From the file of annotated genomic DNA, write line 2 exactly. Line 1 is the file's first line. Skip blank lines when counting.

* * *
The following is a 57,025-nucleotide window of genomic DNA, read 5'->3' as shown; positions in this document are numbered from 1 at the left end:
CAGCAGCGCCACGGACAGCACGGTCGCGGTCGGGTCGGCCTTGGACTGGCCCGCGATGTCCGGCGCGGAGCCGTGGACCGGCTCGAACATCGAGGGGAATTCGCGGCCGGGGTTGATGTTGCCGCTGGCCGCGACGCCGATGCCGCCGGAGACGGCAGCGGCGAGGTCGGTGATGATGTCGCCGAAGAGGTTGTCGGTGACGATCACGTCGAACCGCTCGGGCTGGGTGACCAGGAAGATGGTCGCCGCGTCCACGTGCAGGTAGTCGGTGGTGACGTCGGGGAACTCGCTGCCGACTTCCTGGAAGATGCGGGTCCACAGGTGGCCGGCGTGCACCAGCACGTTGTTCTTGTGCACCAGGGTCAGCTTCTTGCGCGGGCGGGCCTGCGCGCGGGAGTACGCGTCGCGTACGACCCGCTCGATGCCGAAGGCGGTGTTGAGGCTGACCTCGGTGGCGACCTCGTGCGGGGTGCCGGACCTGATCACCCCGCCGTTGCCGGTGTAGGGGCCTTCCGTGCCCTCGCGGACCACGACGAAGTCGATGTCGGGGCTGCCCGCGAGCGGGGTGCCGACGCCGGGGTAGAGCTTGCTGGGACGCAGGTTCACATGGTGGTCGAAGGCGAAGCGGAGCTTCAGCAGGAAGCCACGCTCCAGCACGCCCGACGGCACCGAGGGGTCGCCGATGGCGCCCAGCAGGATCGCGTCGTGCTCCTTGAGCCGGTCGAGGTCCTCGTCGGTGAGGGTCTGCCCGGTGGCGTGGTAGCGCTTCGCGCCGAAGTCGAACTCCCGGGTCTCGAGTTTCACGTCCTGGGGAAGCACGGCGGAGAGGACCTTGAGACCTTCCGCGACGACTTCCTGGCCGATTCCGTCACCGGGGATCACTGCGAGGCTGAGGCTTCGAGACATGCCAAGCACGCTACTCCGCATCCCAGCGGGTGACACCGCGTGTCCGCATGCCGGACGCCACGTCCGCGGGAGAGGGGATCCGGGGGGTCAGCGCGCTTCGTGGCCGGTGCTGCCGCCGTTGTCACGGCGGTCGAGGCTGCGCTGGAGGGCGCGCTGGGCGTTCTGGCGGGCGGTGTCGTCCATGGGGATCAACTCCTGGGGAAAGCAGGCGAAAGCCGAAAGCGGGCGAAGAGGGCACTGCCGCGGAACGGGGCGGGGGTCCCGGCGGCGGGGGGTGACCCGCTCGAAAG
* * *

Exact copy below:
CAGCAGCGCCACGGACAGCACGGTCGCGGTCGGGTCGGCCTTGGACTGGCCCGCGATGTCCGGCGCGGAGCCGTGGACCGGCTCGAACATCGAGGGGAATTCGCGGCCGGGGTTGATGTTGCCGCTGGCCGCGACGCCGATGCCGCCGGAGACGGCAGCGGCGAGGTCGGTGATGATGTCGCCGAAGAGGTTGTCGGTGACGATCACGTCGAACCGCTCGGGCTGGGTGACCAGGAAGATGGTCGCCGCGTCCACGTGCAGGTAGTCGGTGGTGACGTCGGGGAACTCGCTGCCGACTTCCTGGAAGATGCGGGTCCACAGGTGGCCGGCGTGCACCAGCACGTTGTTCTTGTGCACCAGGGTCAGCTTCTTGCGCGGGCGGGCCTGCGCGCGGGAGTACGCGTCGCGTACGACCCGCTCGATGCCGAAGGCGGTGTTGAGGCTGACCTCGGTGGCGACCTCGTGCGGGGTGCCGGACCTGATCACCCCGCCGTTGCCGGTGTAGGGGCCTTCCGTGCCCTCGCGGACCACGACGAAGTCGATGTCGGGGCTGCCCGCGAGCGGGGTGCCGACGCCGGGGTAGAGCTTGCTGGGACGCAGGTTCACATGGTGGTCGAAGGCGAAGCGGAGCTTCAGCAGGAAGCCACGCTCCAGCACGCCCGACGGCACCGAGGGGTCGCCGATGGCGCCCAGCAGGATCGCGTCGTGCTCCTTGAGCCGGTCGAGGTCCTCGTCGGTGAGGGTCTGCCCGGTGGCGTGGTAGCGCTTCGCGCCGAAGTCGAACTCCCGGGTCTCGAGTTTCACGTCCTGGGGAAGCACGGCGGAGAGGACCTTGAGACCTTCCGCGACGACTTCCTGGCCGATTCCGTCACCGGGGATCACTGCGAGGCTGAGGCTTCGAGACATGCCAAGCACGCTACTCCGCATCCCAGCGGGTGACACCGCGTGTCCGCATGCCGGACGCCACGTCCGCGGGAGAGGGGATCCGGGGGGTCAGCGCGCTTCGTGGCCGGTGCTGCCGCCGTTGTCACGGCGGTCGAGGCTGCGCTGGAGGGCGCGCTGGGCGTTCTGGCGGGCGGTGTCGTCCATGGGGATCAACTCCTGGGGAAAGCAGGCGAAAGCCGAAAGCGGGCGAAGAGGGCACTGCCGCGGAACGGGGCGGGGGTCCCGGCGGCGGGGGGTGACCCGCTCGAAAG